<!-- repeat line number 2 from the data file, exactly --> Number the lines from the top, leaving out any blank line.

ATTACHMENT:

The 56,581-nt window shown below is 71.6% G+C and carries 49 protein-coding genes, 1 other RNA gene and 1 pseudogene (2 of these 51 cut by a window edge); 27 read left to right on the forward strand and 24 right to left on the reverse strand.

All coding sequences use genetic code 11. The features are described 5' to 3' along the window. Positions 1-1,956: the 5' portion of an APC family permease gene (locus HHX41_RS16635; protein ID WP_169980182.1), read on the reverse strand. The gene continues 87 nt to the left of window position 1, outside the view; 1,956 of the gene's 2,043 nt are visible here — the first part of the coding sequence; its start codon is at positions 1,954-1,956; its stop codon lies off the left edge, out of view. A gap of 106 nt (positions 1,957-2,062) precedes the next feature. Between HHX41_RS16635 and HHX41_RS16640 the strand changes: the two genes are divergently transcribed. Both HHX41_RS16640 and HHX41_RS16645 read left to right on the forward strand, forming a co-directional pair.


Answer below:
All coding sequences use genetic code 11. The features are described 5' to 3' along the window. Positions 1-1,956: the 5' portion of an APC family permease gene (locus HHX41_RS16635; protein ID WP_169980182.1), read on the reverse strand. The gene continues 87 nt to the left of window position 1, outside the view; 1,956 of the gene's 2,043 nt are visible here — the first part of the coding sequence; its start codon is at positions 1,954-1,956; its stop codon lies off the left edge, out of view. A gap of 106 nt (positions 1,957-2,062) precedes the next feature. Between HHX41_RS16635 and HHX41_RS16640 the strand changes: the two genes are divergently transcribed. Both HHX41_RS16640 and HHX41_RS16645 read left to right on the forward strand, forming a co-directional pair.